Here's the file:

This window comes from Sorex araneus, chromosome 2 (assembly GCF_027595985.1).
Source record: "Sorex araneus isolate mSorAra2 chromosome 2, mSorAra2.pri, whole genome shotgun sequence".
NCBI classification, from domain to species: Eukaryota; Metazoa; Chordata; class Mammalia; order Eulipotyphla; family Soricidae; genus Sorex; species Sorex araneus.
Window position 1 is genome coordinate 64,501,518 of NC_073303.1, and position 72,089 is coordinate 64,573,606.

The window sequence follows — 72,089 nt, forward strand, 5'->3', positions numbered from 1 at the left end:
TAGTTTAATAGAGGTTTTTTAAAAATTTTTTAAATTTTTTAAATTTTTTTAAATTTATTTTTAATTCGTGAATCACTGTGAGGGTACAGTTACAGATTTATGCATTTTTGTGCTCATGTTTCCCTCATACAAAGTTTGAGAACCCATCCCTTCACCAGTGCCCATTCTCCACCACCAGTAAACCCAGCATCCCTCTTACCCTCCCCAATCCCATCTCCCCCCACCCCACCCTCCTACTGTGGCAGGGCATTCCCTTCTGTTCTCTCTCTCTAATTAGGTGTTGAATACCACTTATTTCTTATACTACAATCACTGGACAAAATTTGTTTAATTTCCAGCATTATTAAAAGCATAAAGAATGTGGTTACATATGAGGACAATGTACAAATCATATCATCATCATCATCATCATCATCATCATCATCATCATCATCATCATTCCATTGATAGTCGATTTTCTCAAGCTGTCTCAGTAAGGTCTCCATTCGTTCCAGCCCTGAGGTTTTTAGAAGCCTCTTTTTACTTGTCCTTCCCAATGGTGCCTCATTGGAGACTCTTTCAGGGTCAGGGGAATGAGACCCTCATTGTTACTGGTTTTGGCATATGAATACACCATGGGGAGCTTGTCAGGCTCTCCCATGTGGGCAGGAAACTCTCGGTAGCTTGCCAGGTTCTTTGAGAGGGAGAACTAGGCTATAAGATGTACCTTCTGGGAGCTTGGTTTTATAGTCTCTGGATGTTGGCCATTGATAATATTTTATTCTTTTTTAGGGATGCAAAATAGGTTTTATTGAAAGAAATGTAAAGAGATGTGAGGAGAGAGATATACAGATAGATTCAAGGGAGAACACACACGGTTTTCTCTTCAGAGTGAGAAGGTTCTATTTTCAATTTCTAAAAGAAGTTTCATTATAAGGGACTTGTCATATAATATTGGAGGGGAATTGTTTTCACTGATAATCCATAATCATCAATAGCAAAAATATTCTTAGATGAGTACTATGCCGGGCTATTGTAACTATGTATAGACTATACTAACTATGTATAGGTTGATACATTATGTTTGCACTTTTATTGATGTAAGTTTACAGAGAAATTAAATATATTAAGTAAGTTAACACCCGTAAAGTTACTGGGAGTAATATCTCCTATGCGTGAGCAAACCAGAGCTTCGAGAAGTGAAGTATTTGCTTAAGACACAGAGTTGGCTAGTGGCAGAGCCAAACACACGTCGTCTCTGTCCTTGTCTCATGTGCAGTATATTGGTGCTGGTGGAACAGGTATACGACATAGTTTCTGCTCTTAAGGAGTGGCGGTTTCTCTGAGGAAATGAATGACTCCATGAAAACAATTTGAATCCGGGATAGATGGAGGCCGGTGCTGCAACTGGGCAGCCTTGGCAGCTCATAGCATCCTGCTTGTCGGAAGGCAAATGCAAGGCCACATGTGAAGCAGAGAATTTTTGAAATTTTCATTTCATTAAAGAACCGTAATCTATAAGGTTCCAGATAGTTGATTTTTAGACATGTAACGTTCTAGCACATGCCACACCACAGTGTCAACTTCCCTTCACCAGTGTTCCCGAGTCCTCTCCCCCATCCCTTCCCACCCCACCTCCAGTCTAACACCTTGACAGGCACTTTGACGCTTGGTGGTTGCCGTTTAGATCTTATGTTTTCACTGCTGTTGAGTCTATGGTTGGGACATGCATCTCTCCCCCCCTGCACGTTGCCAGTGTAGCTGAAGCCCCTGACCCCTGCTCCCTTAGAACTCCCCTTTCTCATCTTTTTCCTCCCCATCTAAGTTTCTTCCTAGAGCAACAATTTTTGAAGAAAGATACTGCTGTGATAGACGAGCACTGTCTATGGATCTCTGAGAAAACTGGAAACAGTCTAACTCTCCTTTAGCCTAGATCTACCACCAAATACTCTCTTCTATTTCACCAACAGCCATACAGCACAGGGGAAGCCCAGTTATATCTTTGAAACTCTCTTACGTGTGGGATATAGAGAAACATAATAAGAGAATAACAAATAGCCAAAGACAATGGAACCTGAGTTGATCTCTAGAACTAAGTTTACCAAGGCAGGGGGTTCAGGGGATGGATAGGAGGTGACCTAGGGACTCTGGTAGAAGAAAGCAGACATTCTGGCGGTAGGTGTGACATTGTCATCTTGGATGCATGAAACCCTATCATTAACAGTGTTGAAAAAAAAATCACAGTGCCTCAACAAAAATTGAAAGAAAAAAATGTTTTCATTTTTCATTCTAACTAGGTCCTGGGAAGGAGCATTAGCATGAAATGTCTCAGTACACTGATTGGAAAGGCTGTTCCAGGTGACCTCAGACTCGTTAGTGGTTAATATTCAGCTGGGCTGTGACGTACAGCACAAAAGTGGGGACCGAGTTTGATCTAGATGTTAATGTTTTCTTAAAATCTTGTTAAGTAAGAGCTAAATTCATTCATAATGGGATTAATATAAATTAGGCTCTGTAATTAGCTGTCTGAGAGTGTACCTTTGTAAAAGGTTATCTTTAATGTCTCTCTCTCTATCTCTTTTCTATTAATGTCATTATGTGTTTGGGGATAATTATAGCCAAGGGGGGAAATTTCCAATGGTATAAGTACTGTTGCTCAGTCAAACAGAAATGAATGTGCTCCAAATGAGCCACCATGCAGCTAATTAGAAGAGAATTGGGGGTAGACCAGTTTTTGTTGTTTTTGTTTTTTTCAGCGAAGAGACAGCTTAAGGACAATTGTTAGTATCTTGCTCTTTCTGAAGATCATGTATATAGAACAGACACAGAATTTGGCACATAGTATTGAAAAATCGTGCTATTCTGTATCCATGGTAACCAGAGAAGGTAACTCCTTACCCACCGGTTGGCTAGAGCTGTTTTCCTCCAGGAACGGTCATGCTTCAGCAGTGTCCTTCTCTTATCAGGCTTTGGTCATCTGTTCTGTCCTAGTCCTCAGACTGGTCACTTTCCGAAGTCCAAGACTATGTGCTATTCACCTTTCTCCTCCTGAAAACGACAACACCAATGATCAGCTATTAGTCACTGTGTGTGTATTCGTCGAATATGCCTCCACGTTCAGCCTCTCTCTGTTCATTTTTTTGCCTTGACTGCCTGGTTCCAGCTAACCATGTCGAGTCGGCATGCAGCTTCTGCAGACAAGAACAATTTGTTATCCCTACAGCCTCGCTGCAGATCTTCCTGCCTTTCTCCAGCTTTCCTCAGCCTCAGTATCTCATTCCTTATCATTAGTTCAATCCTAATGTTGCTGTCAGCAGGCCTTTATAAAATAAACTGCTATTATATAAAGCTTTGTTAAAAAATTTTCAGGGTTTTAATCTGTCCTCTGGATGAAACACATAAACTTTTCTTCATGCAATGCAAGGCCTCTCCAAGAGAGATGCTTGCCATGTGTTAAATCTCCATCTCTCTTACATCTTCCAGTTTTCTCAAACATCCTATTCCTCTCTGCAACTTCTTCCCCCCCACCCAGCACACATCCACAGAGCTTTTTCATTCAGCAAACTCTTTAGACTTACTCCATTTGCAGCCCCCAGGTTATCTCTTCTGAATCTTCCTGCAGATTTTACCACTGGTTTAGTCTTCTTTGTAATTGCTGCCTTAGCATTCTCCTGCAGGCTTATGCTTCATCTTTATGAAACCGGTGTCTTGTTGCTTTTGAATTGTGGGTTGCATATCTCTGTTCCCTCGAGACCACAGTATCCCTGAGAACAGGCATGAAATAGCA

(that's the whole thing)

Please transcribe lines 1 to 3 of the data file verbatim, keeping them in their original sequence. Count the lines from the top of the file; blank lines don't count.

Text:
This window comes from Sorex araneus, chromosome 2 (assembly GCF_027595985.1).
Source record: "Sorex araneus isolate mSorAra2 chromosome 2, mSorAra2.pri, whole genome shotgun sequence".
NCBI classification, from domain to species: Eukaryota; Metazoa; Chordata; class Mammalia; order Eulipotyphla; family Soricidae; genus Sorex; species Sorex araneus.